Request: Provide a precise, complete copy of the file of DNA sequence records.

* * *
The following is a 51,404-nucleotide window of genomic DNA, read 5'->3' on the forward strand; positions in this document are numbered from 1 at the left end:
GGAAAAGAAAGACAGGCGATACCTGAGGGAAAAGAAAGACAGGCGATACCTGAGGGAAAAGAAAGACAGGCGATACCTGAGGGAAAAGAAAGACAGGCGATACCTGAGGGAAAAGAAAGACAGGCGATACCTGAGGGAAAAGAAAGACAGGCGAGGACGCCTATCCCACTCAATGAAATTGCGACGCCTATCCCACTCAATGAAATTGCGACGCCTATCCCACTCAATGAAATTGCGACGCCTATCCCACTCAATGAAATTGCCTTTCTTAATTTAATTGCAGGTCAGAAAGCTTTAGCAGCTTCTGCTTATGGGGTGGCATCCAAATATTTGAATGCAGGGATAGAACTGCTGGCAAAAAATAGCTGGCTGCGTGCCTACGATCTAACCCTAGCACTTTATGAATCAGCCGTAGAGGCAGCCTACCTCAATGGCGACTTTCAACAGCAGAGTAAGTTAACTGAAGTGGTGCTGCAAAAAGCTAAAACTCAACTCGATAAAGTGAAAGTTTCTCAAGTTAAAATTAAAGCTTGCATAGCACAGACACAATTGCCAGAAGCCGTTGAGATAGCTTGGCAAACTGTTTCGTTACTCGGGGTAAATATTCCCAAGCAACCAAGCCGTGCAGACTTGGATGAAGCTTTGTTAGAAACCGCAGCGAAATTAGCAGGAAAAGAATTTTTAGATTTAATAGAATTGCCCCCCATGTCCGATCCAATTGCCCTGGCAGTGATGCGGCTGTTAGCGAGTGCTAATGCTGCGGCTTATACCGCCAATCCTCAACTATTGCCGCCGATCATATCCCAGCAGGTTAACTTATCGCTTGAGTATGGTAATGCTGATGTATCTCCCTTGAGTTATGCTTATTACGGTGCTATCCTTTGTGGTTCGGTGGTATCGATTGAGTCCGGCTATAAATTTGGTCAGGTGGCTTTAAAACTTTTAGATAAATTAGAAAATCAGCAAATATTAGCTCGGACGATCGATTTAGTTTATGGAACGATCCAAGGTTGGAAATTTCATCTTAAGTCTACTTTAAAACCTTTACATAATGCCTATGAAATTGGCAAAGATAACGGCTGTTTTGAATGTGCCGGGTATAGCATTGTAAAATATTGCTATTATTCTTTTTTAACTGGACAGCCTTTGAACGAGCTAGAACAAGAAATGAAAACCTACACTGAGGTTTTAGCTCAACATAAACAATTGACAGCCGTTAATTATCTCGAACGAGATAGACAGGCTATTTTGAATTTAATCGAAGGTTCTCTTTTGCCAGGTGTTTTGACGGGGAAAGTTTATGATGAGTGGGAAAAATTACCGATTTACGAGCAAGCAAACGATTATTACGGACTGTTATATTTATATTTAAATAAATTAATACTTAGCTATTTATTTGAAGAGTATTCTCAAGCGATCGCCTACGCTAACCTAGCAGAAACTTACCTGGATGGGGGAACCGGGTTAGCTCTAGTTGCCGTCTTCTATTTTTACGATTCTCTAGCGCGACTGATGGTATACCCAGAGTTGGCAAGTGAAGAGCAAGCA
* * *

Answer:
The following is a 51,404-nucleotide window of genomic DNA, read 5'->3' on the forward strand; positions in this document are numbered from 1 at the left end:
GGAAAAGAAAGACAGGCGATACCTGAGGGAAAAGAAAGACAGGCGATACCTGAGGGAAAAGAAAGACAGGCGATACCTGAGGGAAAAGAAAGACAGGCGATACCTGAGGGAAAAGAAAGACAGGCGATACCTGAGGGAAAAGAAAGACAGGCGAGGACGCCTATCCCACTCAATGAAATTGCGACGCCTATCCCACTCAATGAAATTGCGACGCCTATCCCACTCAATGAAATTGCGACGCCTATCCCACTCAATGAAATTGCCTTTCTTAATTTAATTGCAGGTCAGAAAGCTTTAGCAGCTTCTGCTTATGGGGTGGCATCCAAATATTTGAATGCAGGGATAGAACTGCTGGCAAAAAATAGCTGGCTGCGTGCCTACGATCTAACCCTAGCACTTTATGAATCAGCCGTAGAGGCAGCCTACCTCAATGGCGACTTTCAACAGCAGAGTAAGTTAACTGAAGTGGTGCTGCAAAAAGCTAAAACTCAACTCGATAAAGTGAAAGTTTCTCAAGTTAAAATTAAAGCTTGCATAGCACAGACACAATTGCCAGAAGCCGTTGAGATAGCTTGGCAAACTGTTTCGTTACTCGGGGTAAATATTCCCAAGCAACCAAGCCGTGCAGACTTGGATGAAGCTTTGTTAGAAACCGCAGCGAAATTAGCAGGAAAAGAATTTTTAGATTTAATAGAATTGCCCCCCATGTCCGATCCAATTGCCCTGGCAGTGATGCGGCTGTTAGCGAGTGCTAATGCTGCGGCTTATACCGCCAATCCTCAACTATTGCCGCCGATCATATCCCAGCAGGTTAACTTATCGCTTGAGTATGGTAATGCTGATGTATCTCCCTTGAGTTATGCTTATTACGGTGCTATCCTTTGTGGTTCGGTGGTATCGATTGAGTCCGGCTATAAATTTGGTCAGGTGGCTTTAAAACTTTTAGATAAATTAGAAAATCAGCAAATATTAGCTCGGACGATCGATTTAGTTTATGGAACGATCCAAGGTTGGAAATTTCATCTTAAGTCTACTTTAAAACCTTTACATAATGCCTATGAAATTGGCAAAGATAACGGCTGTTTTGAATGTGCCGGGTATAGCATTGTAAAATATTGCTATTATTCTTTTTTAACTGGACAGCCTTTGAACGAGCTAGAACAAGAAATGAAAACCTACACTGAGGTTTTAGCTCAACATAAACAATTGACAGCCGTTAATTATCTCGAACGAGATAGACAGGCTATTTTGAATTTAATCGAAGGTTCTCTTTTGCCAGGTGTTTTGACGGGGAAAGTTTATGATGAGTGGGAAAAATTACCGATTTACGAGCAAGCAAACGATTATTACGGACTGTTATATTTATATTTAAATAAATTAATACTTAGCTATTTATTTGAAGAGTATTCTCAAGCGATCGCCTACGCTAACCTAGCAGAAACTTACCTGGATGGGGGAACCGGGTTAGCTCTAGTTGCCGTCTTCTATTTTTACGATTCTCTAGCGCGACTGATGGTATACCCAGAGTTGGCAAGTGAAGAGCAAGCA